• Frost dates;
  • Trend discontinuities;
  • Frost impacts;
  • Regional trend analysis;
  • North-east USA


Uncertainty in projections of future climate, along with a need for policy makers and management to respond to change in climate, highlight the importance of the detection of trends in climatological time series. Selected indicators of regional climate status and change may well be related to indicators of ecological condition. Climate factors are known to stress ecosystems. With the identification and description of trends in biologically important climate descriptors this knowledge could be used to provide scenarios of biological changes. One aspect of climate which stresses forest ecosystems is described by the annual date of the last hard spring-freeze (minimum temperature ⩽ −2·2°C). Averaged for New England, there was a significant linear trend indicating an earlier initiation of frost-free conditions (negative slope) for the period 1961–1990.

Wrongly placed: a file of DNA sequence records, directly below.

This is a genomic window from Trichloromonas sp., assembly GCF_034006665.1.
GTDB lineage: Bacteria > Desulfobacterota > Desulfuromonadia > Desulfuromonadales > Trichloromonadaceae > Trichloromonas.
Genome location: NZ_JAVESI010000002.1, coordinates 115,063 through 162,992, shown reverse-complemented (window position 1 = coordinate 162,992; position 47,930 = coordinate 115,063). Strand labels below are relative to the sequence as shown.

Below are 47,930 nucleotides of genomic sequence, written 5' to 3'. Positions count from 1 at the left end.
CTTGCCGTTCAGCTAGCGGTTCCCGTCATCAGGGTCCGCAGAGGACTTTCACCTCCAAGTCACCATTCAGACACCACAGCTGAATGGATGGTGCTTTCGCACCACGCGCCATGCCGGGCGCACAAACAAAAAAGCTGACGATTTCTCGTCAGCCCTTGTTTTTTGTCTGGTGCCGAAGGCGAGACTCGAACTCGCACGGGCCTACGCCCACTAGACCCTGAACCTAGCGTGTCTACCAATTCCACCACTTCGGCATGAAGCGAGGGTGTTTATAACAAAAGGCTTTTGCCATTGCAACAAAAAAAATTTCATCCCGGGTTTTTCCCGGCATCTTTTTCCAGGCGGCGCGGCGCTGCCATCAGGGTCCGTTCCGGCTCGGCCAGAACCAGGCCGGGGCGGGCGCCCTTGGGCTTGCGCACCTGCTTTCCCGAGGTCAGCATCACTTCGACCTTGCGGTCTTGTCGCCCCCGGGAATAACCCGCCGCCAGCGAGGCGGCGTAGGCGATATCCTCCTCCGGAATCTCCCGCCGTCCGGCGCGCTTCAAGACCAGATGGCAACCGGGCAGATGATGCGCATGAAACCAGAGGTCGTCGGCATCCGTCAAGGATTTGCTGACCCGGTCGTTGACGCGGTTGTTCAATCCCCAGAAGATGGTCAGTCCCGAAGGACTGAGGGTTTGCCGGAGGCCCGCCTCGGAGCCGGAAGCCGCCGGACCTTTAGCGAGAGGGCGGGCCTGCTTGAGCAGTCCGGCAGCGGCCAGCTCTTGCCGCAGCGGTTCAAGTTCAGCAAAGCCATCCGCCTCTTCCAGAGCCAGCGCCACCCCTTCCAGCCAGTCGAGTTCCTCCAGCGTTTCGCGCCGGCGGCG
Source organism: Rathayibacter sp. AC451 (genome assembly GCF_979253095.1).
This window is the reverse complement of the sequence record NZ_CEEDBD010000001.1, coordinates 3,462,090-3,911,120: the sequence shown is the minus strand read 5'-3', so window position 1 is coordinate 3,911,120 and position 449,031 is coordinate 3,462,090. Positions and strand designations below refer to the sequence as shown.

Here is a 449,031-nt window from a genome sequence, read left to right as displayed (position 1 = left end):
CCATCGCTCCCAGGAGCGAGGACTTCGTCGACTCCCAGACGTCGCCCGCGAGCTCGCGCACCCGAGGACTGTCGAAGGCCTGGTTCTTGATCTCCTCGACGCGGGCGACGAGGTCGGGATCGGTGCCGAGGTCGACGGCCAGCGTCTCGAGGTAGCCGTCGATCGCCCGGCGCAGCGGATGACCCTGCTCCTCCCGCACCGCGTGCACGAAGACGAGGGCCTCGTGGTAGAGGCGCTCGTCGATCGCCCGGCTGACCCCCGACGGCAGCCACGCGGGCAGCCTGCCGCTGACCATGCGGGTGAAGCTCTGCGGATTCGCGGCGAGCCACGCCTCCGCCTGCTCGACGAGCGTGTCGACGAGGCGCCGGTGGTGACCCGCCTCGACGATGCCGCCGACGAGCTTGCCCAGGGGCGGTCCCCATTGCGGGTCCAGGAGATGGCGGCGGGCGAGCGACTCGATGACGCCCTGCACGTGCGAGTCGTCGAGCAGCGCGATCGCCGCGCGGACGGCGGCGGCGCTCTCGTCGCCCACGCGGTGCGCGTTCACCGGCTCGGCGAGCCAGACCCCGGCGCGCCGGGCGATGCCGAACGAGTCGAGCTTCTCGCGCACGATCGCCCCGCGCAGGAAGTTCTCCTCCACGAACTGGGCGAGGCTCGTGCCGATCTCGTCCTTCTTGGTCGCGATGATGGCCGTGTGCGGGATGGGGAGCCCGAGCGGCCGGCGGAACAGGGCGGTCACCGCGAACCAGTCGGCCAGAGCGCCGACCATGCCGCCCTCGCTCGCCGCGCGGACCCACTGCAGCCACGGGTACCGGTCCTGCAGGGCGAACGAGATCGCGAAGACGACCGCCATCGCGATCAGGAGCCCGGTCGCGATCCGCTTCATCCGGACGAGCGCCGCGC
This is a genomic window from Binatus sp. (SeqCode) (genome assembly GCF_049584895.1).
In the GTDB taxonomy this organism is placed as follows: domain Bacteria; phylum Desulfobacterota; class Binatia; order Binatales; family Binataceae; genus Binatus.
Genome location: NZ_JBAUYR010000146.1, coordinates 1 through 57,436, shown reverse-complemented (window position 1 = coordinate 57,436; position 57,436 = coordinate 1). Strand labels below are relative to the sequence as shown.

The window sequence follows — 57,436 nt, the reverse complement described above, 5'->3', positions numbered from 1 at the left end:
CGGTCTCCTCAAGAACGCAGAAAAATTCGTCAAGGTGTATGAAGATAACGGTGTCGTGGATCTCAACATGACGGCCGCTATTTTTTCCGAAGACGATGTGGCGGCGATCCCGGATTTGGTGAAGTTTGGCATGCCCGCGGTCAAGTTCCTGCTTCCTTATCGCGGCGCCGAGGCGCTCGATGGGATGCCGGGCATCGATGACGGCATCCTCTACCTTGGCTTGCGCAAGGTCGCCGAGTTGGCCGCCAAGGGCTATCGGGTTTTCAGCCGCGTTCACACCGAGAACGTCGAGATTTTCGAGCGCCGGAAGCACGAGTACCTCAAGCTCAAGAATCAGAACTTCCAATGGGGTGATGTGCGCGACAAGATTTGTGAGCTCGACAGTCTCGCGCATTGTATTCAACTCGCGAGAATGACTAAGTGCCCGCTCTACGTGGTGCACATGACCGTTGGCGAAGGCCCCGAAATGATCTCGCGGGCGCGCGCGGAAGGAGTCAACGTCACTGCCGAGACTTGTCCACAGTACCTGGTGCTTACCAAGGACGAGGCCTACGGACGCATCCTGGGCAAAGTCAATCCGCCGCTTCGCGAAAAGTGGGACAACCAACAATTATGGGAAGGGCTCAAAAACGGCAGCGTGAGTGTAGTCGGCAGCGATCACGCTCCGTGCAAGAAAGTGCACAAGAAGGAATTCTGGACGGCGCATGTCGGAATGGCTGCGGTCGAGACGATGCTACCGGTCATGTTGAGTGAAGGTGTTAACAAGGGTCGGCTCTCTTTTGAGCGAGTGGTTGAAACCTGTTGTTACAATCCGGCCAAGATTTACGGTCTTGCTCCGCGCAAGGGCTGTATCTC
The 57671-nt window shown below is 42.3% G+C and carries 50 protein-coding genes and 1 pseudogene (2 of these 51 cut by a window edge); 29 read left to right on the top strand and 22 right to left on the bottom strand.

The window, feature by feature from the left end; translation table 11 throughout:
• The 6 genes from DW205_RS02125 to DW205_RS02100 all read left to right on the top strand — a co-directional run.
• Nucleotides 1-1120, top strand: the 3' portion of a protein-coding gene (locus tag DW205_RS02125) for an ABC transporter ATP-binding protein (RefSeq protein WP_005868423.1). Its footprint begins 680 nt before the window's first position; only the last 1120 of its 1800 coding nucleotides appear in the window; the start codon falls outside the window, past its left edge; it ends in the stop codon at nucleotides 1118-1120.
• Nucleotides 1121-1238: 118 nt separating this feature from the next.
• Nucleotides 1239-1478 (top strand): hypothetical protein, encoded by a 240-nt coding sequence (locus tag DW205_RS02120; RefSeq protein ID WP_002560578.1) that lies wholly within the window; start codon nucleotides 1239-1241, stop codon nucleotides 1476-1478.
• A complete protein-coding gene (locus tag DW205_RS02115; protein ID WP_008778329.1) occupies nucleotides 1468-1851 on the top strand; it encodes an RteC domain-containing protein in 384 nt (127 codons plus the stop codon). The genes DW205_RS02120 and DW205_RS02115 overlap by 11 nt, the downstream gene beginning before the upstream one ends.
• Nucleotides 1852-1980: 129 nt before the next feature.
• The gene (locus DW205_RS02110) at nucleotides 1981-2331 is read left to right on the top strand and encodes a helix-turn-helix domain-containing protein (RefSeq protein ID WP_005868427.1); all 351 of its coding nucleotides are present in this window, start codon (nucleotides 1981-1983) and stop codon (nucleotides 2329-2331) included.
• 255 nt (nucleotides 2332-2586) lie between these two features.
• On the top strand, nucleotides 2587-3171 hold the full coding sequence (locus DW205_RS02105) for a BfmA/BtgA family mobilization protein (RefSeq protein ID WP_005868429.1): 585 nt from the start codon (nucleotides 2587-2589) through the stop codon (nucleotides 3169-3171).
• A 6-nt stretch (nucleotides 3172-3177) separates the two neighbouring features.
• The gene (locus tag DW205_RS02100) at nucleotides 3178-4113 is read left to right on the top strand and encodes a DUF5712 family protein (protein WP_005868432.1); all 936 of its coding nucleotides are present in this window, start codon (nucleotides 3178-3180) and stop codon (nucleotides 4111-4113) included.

Significant time trends were detected locally at stations throughout much of the New England regions as well. Temporal discontinuities in trend, spatial relationships, and urban influence were considered. The presence of trends in time does not appear to be related to geographical location. The direction of trend (positive or negative) exhibits some geographical coherency, which may be related to climatological variables such as percentage of possible sunshine and cloud cover.